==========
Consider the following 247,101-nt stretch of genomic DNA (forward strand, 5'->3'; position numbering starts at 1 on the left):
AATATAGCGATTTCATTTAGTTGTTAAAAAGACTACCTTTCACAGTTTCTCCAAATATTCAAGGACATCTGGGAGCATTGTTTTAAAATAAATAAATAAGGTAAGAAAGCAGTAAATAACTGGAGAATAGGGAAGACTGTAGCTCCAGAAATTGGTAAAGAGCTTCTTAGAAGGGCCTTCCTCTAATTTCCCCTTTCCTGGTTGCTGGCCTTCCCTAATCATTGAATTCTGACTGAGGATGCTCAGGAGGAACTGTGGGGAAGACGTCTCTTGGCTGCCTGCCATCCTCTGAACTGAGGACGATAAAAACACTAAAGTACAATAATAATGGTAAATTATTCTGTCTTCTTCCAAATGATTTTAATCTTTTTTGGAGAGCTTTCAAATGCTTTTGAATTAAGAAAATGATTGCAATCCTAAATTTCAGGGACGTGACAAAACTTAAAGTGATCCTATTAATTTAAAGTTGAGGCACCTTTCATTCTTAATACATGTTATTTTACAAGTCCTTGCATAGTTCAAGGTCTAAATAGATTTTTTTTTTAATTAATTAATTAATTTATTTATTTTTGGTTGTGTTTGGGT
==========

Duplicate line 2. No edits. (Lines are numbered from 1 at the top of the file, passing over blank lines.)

AATATAGCGATTTCATTTAGTTGTTAAAAAGACTACCTTTCACAGTTTCTCCAAATATTCAAGGACATCTGGGAGCATTGTTTTAAAATAAATAAATAAGGTAAGAAAGCAGTAAATAACTGGAGAATAGGGAAGACTGTAGCTCCAGAAATTGGTAAAGAGCTTCTTAGAAGGGCCTTCCTCTAATTTCCCCTTTCCTGGTTGCTGGCCTTCCCTAATCATTGAATTCTGACTGAGGATGCTCAGGAGGAACTGTGGGGAAGACGTCTCTTGGCTGCCTGCCATCCTCTGAACTGAGGACGATAAAAACACTAAAGTACAATAATAATGGTAAATTATTCTGTCTTCTTCCAAATGATTTTAATCTTTTTTGGAGAGCTTTCAAATGCTTTTGAATTAAGAAAATGATTGCAATCCTAAATTTCAGGGACGTGACAAAACTTAAAGTGATCCTATTAATTTAAAGTTGAGGCACCTTTCATTCTTAATACATGTTATTTTACAAGTCCTTGCATAGTTCAAGGTCTAAATAGATTTTTTTTTTAATTAATTAATTAATTTATTTATTTTTGGTTGTGTTTGGGT